Juanita and Miguel’s great aunt, Tía Lola, comes from the Dominican Republic to help take care of them after their parents divorce, and soon she is so involved in their small Vermont community that when her visa expires, the whole town turns out to support her.
The author of Tiempos Lejanos: Poetic Images from the Past returns to his roots in a new and exciting book of poetry about his childhood in Guadalupe, New Mexcio, originally called Ojo del Padre, presumably in honor of a priest who discovered a still-bubbling spring in the area. The village of Guadalupe is no more, but Garciacute;a’s vibrant word pictures transport us to a time and place of true community and existence. Written first in Spanish, then translated to English, these poems paint his young life and the lives of his family members and neighbors in west central New Mexico in the mid-twentieth century. Garcia’s perceptions of a wider world and all it includes, but still anchored in the routines of home and play and work, were imparted by his mother, who never attended a day of school in her life.
Apolonia “Lina”Flores is a sock enthusiast, a volleyball player, a science lover, and a girl who’s just looking for answers. Even though her house is crammed full of books (her dad’s a bibliophile), she’s having trouble figuring out some very big questions, like why her dad seems to care about books more than her, why her best friend’s divorced mom is obsessed with making cascarones (hollowed eggshells filled with colorful confetti), and, most of all, why her mom died last year. Like colors in cascarones, Lina’s life is a rainbow of people, interests, and unexpected changes.In her first novel for young readers, Diana López creates a clever and honest story about a young Latina girl navigating growing pains in her South Texan city.
As high school senior Rudy adjusts his attitudes toward the elderly when his senile grandmother has to move in with his family, his girlfriend encourages him to talk with a friend’s mother who has similar problems with her own mother.
First ever Spanish-language edition of the critically acclaimed collection of short stories for young adults by a master of Latino literature “We’re all walking stars,” the eighty-four year old guide tells Victor Villaseñor as he travels to his mother’s birthplace, La Lluvia de Oro. “Don’t you know what we all are? We are all stars that come from the heavens.” In Estrellas peregrinas, the Spanish-language edition of his critically acclaimed collection of short stories for young adults, Villaseñor shares that enchanted world with the reader. Magic rains down from the heavens like stars, coating each of the family stories in a sheen of la vida as it should be: filled with power and surprises that give each character the strength to endure. The stories brim with a cast of extraordinary characters in challenging situations: the young girl on her first day of school who shows bravery even in the face of school-yard taunts . . . a young man about to be hanged that can only be saved by the miracle of song . . . and the young boy who faces El Diablo in a dark peach orchard. Through it all, the characters truly show themselves to be walking stars, tiny luminous sparks of light, and they are able to affect change in their lives and the world around them by relying on their bravery, their strength, and their faith in themselves. These are the stories of ancestors long-past, stories that will scrape off the dust of modernity on the reader’s skin to show the glowing beings that Villaseñor and his family believe we once were and can still be.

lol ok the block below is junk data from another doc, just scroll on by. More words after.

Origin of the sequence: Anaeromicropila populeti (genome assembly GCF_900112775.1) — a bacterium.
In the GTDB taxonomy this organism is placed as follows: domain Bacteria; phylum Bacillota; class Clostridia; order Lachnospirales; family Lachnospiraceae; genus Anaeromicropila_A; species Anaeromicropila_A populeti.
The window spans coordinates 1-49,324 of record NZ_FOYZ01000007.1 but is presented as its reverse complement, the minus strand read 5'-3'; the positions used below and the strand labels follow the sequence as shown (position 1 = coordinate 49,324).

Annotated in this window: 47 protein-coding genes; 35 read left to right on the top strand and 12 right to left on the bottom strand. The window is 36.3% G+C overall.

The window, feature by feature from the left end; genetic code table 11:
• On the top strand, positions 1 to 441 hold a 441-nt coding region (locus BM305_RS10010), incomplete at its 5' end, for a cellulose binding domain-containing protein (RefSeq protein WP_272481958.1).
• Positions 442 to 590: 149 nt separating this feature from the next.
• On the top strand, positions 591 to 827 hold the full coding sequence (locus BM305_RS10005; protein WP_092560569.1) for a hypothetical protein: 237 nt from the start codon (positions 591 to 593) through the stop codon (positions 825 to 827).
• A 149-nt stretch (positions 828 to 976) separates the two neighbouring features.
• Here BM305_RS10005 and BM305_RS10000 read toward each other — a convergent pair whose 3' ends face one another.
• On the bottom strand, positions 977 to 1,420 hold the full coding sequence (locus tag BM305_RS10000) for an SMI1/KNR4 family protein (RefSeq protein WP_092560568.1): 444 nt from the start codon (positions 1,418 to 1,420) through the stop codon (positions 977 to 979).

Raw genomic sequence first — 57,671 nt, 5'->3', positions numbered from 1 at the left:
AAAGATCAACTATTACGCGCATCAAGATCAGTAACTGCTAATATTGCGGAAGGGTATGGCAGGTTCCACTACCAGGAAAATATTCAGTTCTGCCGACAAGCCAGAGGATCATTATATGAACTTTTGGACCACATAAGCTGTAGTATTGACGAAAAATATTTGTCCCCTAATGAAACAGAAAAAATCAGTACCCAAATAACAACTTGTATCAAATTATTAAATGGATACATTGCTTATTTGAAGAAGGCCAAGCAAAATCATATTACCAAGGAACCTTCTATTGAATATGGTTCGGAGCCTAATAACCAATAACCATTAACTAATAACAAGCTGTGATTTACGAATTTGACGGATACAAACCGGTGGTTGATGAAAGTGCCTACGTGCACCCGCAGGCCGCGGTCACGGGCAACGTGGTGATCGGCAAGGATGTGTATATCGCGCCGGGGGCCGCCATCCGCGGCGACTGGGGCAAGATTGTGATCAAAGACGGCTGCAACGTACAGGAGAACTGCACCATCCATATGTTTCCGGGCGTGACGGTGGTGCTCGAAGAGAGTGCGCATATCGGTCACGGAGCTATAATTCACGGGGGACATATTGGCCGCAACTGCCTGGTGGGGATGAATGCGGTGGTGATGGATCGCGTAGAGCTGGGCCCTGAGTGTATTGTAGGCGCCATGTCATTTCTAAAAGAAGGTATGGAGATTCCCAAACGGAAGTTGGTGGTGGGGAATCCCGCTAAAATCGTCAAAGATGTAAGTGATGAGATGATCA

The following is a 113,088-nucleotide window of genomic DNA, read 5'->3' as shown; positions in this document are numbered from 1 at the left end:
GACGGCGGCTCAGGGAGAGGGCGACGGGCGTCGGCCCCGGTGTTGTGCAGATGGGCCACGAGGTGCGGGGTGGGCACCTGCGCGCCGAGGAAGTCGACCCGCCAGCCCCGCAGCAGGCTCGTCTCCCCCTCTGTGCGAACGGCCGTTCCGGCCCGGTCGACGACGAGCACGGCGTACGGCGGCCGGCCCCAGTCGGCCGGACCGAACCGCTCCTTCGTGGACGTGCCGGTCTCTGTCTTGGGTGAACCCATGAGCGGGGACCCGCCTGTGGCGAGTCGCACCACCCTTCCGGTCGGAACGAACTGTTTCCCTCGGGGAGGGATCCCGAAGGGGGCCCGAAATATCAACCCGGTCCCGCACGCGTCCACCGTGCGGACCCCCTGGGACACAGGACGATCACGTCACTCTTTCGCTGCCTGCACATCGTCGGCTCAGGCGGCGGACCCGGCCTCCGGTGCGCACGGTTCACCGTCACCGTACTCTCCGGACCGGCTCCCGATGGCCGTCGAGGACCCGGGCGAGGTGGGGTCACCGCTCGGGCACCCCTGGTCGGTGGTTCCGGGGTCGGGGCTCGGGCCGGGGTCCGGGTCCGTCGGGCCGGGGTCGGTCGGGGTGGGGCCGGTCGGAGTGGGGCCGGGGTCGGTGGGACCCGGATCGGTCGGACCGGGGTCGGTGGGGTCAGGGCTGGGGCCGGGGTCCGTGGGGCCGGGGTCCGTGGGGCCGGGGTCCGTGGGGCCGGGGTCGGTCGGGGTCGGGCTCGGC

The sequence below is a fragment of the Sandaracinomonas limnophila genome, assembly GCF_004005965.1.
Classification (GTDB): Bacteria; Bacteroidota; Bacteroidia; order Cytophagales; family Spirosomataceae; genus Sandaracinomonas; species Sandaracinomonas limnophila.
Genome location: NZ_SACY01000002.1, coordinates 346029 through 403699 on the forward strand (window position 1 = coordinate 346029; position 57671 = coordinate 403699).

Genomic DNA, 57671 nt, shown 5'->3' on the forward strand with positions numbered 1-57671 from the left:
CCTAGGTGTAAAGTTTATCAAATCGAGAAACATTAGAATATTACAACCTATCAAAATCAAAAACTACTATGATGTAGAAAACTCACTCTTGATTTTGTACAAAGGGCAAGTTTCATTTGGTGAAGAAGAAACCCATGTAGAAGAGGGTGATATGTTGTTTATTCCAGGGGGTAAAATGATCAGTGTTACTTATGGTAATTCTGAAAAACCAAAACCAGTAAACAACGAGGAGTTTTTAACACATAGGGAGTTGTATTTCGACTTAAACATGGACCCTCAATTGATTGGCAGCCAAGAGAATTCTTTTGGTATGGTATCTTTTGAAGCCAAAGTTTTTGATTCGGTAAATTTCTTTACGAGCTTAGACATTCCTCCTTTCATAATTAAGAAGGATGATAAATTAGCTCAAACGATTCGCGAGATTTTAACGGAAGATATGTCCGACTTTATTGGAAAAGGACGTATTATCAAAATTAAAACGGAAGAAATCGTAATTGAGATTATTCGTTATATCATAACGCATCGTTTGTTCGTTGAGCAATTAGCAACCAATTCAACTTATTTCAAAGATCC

This collection invites us to celebrate winter — by the seashore, in the city of San Francisco, and in the ancient redwood forests of the Sierras. We see a city where people have become bridges to each other and children sing in two languages. A family frolic in the snow reminds the poet of the iguanas playing by his grandmother’s house in Mexico. The seedling redwoods promise tomorrow. Maya Christina Gonzalez creates a spirited family of children and adults making their way through lively settings.
In this second bilingual book by author Mayra L. Dole, lively, determined Chavi sets off on yet another Miami adventure. This time it’s a fifteenth birthday party for her buddy Rosario’s sister that sends her swooshing through her Cuban American neighborhood, recruiting children and grownups to help in the planning and cooking. Once again Chavi proves that she can bring an entire community together for a heartfelt and ultimately very special event.Mayra L. Dole’s bouncy prose and Tonel’s bright, witty watercolors will delight readers who know and love Chavi, as well as those who are discovering this amazing eight-year-old heroine for the first time.
One evening, Pulitzer Prize-winning photographer Jos Galvez heard Luis Alberto Urrea read “Hymn to Vatos Who Will Never Be in a Poem” with its chant-like repetitions and its evocation of Chicano manhood. As Luis read each line, an image clicked in Jos’s memory, and he knew that he had already taken that photograph. The result of that experience is this remarkable book. Vatos is street slang for dude, guy, pal, brother. It sprang from the highly stylized language of the Pachucos (los chukotes) in the ’50s. It’s a Chicano term derived from the once-common friendly insult chivato, or goat. It had a slightly unacceptable air to it, which the Locos and Weesas of the Chuco world enjoyed. They were able to take the sting out of racism by calling themselves a bunch of names assimilated “good Mexicans” didn’t like.